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Harper Lee visiting her hometown, Monroeville, Alabama, in 1961.
Caption from LIFE. Miss Lee pauses on balcony of local courthouse where she set climactic trial of a Negro who gets railroaded by small-town bigots. "The trial was a composite of all trials in the world - some in the South. But the courthouse was this one. My father's a lawyer, so I grew up in this room, and mostly I watched him from here."Donald Uhrbrock—The LIFE Images Collection/Getty Images
Harper Lee visiting her hometown, Monroeville, Alabama, in 1961.
Harper Lee visiting her hometown, Monroeville, Alabama, in 1961.
Harper Lee visiting her hometown, Monroeville, Alabama, in 1961.
Harper Lee visiting her hometown, Monroeville, Alabama, in 1961.
Harper Lee visiting her hometown, Monroeville, Alabama, in 1961.
Harper Lee visiting her hometown, Monroeville, Alabama, in 1961.
Caption from LIFE. Miss Lee pauses on balcony of local courthouse where she set climactic trial of a Negro who gets rail
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Donald Uhrbrock—The LIFE Images Collection/Getty Images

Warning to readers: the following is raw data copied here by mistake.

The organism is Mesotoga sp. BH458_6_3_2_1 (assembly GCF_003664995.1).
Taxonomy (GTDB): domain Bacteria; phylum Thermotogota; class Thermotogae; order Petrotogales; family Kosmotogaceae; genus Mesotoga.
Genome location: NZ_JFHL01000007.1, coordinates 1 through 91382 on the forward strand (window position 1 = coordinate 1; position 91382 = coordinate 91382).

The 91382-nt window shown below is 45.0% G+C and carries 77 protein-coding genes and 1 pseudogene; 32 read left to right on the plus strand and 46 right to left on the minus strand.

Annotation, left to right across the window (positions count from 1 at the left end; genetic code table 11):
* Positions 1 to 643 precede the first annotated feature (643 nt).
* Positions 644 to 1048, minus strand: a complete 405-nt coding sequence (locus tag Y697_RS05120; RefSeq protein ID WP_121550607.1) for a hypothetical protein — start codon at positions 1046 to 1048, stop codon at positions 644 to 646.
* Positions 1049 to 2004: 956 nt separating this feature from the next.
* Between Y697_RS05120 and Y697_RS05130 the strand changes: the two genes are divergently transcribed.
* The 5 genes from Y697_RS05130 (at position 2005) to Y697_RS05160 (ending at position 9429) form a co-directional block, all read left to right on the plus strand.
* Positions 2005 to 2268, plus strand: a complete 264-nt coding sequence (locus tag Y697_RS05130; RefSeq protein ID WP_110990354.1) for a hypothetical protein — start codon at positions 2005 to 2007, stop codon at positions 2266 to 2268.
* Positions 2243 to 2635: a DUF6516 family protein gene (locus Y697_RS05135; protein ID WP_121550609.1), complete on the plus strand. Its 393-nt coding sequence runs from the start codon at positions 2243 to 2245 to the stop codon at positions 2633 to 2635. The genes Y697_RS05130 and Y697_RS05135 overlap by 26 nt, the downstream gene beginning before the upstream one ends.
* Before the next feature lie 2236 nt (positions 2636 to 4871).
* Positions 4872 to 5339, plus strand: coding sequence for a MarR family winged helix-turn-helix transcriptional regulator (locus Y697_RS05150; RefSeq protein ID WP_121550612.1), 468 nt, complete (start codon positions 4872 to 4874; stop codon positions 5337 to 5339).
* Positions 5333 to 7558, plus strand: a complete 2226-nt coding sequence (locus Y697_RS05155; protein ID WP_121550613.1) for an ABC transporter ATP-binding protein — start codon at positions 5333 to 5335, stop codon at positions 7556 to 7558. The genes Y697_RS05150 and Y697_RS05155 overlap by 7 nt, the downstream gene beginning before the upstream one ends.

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See Harper Lee's Secluded Alabama Life

Mar 12, 2015

After many years out of the limelight, Harper Lee is making headlines again thanks to the controversial circumstances surrounding the release of her second novel, Go Set a Watchman. Some say the book, which she wrote before her 1960 Pulitzer Prize-winning To Kill a Mockingbird and features a grown-up version of Mockingbird’s protagonist Scout, is being released without the 88-year-old Lee’s full understanding and consent.

When LIFE profiled Lee in 1961, she was visiting her hometown of Monroeville, Ala., where she lives today in an assisted living facility. To Kill a Mockingbird had already sold half a million copies, been translated into 10 languages and caught the attention of Hollywood. The film version, starring Gregory Peck, would be released the following year.

Lee gave LIFE the Monroeville tour, showing photographer Donald Uhrbrock the courthouse on which she based the one in the book and the porch where she spent time with her father, Amasa Lee, who served as the inspiration for Atticus Finch. Her father was, in Lee’s words, “one of the few men I’ve known who has genuine humility.”

Lee also invited LIFE into her father’s law office, where she’d written Mockingbird and was now at work on a third novel. Though the details of that book didn’t make it into the magazine, a 2007 biography says it was to be called The Long Goodbye. Lee, whose distaste for publicity is well-documented, abandoned the book after writing only 100 pages.

Whether The Long Goodbye is destined for the same fate as Go Set a Watchman—surfacing after decades of collecting dust—remains to be seen.

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